5 Questions with Bill Jensen, Author of Hacking Work

November 9th, 2010 by lewis

Bill Jensen is President/CEO of The Jensen Group, a consultancy whose mission is to make it easier to get stuff done. He has spent more than two decades researching how work gets done. His basic conclusion, “Woah. How about some discipline around some common sensical basics?” Bill’s areas of passion include: reinventing communication skills as well as work tools and infrastructure. Bill recently co-authored a new book called Hacking Work. I had a chance to chat with Bill about his new book.
Where’d the idea for the book come from?
Frustration. Arrrrrrrgh! For two decades I’ve been researching workplace complexity. One of the two main sources (the other being information and choice overload) has consistently been corporate infrastructure — tools, support and processes. It’s all corporate-centered: focused on meeting the company’s needs, but not necessarily each individual’s needs. For over a decade I’ve been trying to get senior execs to pay attention to this. “Uh, no thanks,” is the usual reply. Why? Because they own what needs to be fixed…They caused the problem in the first place. Very frustrating because I knew how addressing this problem would truly be a win-win for companies, their workforce and their customers. Then I met Josh at a TED conference. He suggested “If the execs won’t fix this, why don’t you show the workforce how to hack around these problems?” Lightbulb! Hacking Work was born.
What are your favorite work hacks?
Josh and I have different areas of expertise. His faves center more on the use of technology. My favorites are more about changing the balance of power in the work relationship, regardless of whether the workers are high-tech or low-tech.
Fave 1: Matt (Chap 1) rewriting his performance assessment tool
Takes control away from the company and ensures that the worker is a 50/50 partner in assessing performance.
Fave 2: Elizabeth (Chap 1) who videotaped customers in order to get her project approved
Takes control away from the execs, and puts it where it belongs, in the hands of customers.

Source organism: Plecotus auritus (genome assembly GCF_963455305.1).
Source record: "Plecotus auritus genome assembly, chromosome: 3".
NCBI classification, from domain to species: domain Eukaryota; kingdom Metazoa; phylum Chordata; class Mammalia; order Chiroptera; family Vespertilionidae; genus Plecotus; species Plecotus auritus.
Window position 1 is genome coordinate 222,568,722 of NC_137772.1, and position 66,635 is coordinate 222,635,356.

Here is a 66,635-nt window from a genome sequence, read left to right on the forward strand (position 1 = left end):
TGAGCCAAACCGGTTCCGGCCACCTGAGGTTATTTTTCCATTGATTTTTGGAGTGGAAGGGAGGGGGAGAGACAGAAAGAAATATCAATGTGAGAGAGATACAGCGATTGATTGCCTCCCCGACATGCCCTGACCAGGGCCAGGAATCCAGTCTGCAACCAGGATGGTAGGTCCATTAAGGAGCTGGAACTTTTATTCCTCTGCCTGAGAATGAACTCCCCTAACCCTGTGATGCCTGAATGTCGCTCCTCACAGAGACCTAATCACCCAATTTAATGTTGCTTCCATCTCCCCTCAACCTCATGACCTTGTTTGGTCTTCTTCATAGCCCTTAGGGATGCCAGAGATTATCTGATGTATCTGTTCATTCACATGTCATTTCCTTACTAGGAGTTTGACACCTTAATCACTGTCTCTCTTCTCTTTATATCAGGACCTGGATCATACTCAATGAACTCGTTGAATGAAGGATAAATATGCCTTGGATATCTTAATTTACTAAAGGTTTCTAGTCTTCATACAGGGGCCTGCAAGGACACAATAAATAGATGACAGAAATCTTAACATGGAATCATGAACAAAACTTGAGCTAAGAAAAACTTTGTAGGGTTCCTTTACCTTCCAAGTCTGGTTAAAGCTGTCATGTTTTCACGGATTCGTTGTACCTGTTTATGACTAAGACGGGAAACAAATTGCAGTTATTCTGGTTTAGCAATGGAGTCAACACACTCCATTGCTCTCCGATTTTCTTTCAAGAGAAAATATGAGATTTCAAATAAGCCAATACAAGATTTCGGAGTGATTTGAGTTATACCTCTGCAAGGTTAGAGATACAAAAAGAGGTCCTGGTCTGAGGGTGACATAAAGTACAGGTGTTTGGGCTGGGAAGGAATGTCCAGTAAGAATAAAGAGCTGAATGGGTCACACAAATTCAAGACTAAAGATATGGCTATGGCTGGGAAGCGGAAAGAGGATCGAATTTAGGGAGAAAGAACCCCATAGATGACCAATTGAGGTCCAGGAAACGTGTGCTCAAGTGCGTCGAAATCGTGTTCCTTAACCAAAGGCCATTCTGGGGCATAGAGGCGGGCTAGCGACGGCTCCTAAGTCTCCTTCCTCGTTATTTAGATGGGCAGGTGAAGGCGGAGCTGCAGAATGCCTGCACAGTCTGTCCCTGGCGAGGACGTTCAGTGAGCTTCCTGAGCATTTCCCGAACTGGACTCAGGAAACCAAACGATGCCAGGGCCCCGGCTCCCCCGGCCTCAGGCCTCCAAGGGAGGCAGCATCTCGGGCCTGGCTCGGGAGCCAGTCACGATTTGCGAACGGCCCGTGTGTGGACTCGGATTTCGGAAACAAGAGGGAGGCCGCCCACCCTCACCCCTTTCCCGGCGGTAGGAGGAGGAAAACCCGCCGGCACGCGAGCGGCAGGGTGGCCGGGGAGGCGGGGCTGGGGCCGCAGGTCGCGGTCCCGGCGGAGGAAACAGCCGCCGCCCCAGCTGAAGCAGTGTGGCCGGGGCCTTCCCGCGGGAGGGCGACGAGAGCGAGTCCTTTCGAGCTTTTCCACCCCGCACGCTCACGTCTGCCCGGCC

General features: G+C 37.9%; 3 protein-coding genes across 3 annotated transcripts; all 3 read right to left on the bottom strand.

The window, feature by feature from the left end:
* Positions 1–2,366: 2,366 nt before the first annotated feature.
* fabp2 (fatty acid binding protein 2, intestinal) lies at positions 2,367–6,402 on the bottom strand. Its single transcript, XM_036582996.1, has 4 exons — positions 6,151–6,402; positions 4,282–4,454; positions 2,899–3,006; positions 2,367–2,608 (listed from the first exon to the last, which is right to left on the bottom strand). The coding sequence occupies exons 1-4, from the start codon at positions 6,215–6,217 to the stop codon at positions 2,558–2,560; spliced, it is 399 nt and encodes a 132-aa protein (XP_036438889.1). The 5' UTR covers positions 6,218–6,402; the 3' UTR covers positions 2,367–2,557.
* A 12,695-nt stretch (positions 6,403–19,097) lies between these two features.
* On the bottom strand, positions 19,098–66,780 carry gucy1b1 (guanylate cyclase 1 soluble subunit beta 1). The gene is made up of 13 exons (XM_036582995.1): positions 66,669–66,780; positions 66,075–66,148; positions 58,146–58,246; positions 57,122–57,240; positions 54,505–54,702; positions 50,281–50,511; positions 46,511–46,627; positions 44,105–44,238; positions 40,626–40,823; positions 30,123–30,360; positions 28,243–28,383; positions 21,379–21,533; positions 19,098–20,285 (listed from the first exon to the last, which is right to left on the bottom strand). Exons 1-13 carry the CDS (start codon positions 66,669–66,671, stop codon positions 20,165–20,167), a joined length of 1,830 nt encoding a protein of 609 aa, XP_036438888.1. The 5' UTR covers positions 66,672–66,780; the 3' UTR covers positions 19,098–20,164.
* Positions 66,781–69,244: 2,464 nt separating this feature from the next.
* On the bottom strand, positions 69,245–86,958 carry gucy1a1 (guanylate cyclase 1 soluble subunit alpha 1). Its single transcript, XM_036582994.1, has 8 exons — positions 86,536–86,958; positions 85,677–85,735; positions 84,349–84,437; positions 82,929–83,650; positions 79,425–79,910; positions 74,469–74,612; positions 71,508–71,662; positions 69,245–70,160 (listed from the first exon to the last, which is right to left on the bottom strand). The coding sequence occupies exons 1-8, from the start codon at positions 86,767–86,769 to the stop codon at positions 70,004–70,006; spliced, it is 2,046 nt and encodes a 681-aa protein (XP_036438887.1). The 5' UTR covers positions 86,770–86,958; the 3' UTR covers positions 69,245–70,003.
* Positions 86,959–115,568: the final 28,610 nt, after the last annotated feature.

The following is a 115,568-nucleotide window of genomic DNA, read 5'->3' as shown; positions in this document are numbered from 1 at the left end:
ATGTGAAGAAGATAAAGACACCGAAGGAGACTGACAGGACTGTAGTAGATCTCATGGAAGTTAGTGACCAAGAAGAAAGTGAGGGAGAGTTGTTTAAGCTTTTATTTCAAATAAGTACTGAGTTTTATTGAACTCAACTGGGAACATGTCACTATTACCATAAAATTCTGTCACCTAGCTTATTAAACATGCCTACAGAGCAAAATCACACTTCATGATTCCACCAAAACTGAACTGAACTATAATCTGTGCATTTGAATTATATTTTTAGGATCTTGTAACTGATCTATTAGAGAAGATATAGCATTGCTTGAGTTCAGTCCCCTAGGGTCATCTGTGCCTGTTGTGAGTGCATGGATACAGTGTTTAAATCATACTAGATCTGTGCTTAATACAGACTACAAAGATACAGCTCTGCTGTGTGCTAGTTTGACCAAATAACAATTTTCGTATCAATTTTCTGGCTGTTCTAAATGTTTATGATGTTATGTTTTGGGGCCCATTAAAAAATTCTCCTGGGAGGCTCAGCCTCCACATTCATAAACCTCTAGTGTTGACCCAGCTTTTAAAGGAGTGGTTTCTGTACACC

Fave 3: Gary Koelling’s advice (Chap 5) for building one’s own hacker’s toolkit
The more people walk into work w/ their own toolkits, the more the work contract is balanced. More and more, infrastructure is becoming the source of power in the relationship.
What is your best hack idea for folks who are looking for a new job?
There are several tips within the book. Rather than answer your question w/ specific How To’s, I’ll offer three guiding principles:
Your Biggest Competition is Not Another Person…
You need to compete for the interviewer’s time and attention. Both in getting in the door and then during the interview and negotiation process (see communication tips below). Maximize value to them in the least amount of time and space.
Know Thyself As a Product
How will you market yourself competitively?
Know That You CAN and MUST Rewrite the Rules of the New Hire Process
Companies wrote and work those rules to keep themselves in charge. You need to hack those rules in order to make it a 50/50 relationship.

You’re a big fan of communication as a skill. What are you top communication tips?
Tons! Several of my past books cover all this. For detailed response, suggest going to www.simplerwork.com. In the Free Store, there are lots of free downloads that provide detailed
How To’s. But if you need something without going to downloads, I’d say make all your communication user-centered: that is, design it, think about it by working backwards from the needs of the people who are going to use that information to get their work done. The guiding principle: maximize value to them in the least amount of time and space.

Are you a Google fan? Your book suggests many workarounds using Google products.
Yes. But it’s bigger than that. I’m really an open source fan, as well as Apple and a few other products and apps. The main criteria is “How much power/control is in the hands
of the user, not just the manufacturer?”

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